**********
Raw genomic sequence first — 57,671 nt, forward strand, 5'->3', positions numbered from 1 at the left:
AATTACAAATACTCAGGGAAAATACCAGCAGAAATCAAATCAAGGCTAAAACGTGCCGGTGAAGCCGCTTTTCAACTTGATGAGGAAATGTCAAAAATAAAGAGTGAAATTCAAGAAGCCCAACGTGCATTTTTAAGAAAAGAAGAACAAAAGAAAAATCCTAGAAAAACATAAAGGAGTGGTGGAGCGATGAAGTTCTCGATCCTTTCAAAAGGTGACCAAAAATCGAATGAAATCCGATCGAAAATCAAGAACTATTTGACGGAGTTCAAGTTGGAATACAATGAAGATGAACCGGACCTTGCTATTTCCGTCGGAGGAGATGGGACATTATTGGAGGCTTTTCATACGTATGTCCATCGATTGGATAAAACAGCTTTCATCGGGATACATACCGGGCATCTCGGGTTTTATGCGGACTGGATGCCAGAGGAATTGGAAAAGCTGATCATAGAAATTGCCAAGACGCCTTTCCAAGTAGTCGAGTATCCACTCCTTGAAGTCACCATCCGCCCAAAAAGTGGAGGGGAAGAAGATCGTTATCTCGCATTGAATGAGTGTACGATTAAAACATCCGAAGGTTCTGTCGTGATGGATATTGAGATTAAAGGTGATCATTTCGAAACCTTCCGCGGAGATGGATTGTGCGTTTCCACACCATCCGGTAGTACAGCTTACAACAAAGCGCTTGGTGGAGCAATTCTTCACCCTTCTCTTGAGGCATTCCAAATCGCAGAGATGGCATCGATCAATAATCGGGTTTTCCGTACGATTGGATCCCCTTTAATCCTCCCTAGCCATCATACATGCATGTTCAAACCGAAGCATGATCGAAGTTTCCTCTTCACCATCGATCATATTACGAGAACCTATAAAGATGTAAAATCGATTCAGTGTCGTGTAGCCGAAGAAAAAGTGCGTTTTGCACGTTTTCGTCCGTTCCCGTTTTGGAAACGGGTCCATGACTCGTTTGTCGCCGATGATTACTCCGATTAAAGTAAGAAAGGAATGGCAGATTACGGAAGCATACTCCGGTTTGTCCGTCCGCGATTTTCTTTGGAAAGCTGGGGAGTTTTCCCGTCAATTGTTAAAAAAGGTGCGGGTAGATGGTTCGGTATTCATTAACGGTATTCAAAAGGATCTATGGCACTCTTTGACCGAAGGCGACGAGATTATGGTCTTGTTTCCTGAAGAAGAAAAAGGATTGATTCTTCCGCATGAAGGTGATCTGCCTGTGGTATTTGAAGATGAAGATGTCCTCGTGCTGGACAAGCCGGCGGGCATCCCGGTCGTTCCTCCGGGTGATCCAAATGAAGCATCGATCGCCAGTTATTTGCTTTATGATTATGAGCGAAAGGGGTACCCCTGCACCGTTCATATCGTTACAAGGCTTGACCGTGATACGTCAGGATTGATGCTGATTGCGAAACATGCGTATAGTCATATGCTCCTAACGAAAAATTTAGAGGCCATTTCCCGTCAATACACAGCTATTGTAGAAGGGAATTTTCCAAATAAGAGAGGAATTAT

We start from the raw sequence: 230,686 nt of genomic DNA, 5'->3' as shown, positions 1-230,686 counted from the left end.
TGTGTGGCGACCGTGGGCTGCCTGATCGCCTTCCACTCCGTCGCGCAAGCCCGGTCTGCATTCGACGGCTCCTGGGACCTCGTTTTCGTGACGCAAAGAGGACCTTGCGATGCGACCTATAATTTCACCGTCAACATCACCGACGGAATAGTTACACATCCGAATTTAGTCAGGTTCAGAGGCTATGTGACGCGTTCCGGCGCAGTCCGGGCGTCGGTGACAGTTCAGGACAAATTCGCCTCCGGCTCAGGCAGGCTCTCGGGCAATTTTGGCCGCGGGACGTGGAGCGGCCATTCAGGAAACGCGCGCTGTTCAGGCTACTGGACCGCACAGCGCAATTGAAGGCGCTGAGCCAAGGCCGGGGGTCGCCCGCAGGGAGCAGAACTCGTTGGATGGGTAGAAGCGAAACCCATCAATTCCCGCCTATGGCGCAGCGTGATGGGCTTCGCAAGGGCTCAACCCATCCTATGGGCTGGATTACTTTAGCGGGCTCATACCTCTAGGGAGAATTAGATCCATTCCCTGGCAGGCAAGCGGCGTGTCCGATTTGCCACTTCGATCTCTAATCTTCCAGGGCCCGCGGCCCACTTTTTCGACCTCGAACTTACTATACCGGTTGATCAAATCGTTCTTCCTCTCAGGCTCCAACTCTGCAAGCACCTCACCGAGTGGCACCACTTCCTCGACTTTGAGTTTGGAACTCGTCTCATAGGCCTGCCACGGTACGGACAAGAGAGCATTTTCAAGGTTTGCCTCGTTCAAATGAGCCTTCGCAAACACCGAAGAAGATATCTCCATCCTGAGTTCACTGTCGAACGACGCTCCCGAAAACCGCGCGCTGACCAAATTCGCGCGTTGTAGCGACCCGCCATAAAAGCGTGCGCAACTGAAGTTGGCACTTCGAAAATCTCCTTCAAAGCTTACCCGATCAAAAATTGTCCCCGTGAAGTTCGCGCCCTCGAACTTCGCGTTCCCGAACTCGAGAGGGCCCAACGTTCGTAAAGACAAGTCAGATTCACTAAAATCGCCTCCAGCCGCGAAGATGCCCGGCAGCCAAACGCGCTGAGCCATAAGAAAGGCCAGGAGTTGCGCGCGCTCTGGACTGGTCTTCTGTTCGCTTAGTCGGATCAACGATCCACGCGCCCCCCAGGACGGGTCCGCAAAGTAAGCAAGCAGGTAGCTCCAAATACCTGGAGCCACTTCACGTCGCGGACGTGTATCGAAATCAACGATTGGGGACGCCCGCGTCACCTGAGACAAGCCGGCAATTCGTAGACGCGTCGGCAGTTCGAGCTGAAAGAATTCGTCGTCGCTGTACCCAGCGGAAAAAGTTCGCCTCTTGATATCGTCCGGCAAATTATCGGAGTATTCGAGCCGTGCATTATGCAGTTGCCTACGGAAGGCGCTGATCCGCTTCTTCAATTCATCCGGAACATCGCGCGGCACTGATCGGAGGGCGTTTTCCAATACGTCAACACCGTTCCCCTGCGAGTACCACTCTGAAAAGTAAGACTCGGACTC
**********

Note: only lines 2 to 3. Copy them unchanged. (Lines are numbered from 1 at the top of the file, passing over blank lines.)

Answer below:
AATTACAAATACTCAGGGAAAATACCAGCAGAAATCAAATCAAGGCTAAAACGTGCCGGTGAAGCCGCTTTTCAACTTGATGAGGAAATGTCAAAAATAAAGAGTGAAATTCAAGAAGCCCAACGTGCATTTTTAAGAAAAGAAGAACAAAAGAAAAATCCTAGAAAAACATAAAGGAGTGGTGGAGCGATGAAGTTCTCGATCCTTTCAAAAGGTGACCAAAAATCGAATGAAATCCGATCGAAAATCAAGAACTATTTGACGGAGTTCAAGTTGGAATACAATGAAGATGAACCGGACCTTGCTATTTCCGTCGGAGGAGATGGGACATTATTGGAGGCTTTTCATACGTATGTCCATCGATTGGATAAAACAGCTTTCATCGGGATACATACCGGGCATCTCGGGTTTTATGCGGACTGGATGCCAGAGGAATTGGAAAAGCTGATCATAGAAATTGCCAAGACGCCTTTCCAAGTAGTCGAGTATCCACTCCTTGAAGTCACCATCCGCCCAAAAAGTGGAGGGGAAGAAGATCGTTATCTCGCATTGAATGAGTGTACGATTAAAACATCCGAAGGTTCTGTCGTGATGGATATTGAGATTAAAGGTGATCATTTCGAAACCTTCCGCGGAGATGGATTGTGCGTTTCCACACCATCCGGTAGTACAGCTTACAACAAAGCGCTTGGTGGAGCAATTCTTCACCCTTCTCTTGAGGCATTCCAAATCGCAGAGATGGCATCGATCAATAATCGGGTTTTCCGTACGATTGGATCCCCTTTAATCCTCCCTAGCCATCATACATGCATGTTCAAACCGAAGCATGATCGAAGTTTCCTCTTCACCATCGATCATATTACGAGAACCTATAAAGATGTAAAATCGATTCAGTGTCGTGTAGCCGAAGAAAAAGTGCGTTTTGCACGTTTTCGTCCGTTCCCGTTTTGGAAACGGGTCCATGACTCGTTTGTCGCCGATGATTACTCCGATTAAAGTAAGAAAGGAATGGCAGATTACGGAAGCATACTCCGGTTTGTCCGTCCGCGATTTTCTTTGGAAAGCTGGGGAGTTTTCCCGTCAATTGTTAAAAAAGGTGCGGGTAGATGGTTCGGTATTCATTAACGGTATTCAAAAGGATCTATGGCACTCTTTGACCGAAGGCGACGAGATTATGGTCTTGTTTCCTGAAGAAGAAAAAGGATTGATTCTTCCGCATGAAGGTGATCTGCCTGTGGTATTTGAAGATGAAGATGTCCTCGTGCTGGACAAGCCGGCGGGCATCCCGGTCGTTCCTCCGGGTGATCCAAATGAAGCATCGATCGCCAGTTATTTGCTTTATGATTATGAGCGAAAGGGGTACCCCTGCACCGTTCATATCGTTACAAGGCTTGACCGTGATACGTCAGGATTGATGCTGATTGCGAAACATGCGTATAGTCATATGCTCCTAACGAAAAATTTAGAGGCCATTTCCCGTCAATACACAGCTATTGTAGAAGGGAATTTTCCAAATAAGAGAGGAATTAT

We start from the raw sequence: 230,686 nt of genomic DNA, 5'->3' as shown, positions 1-230,686 counted from the left end.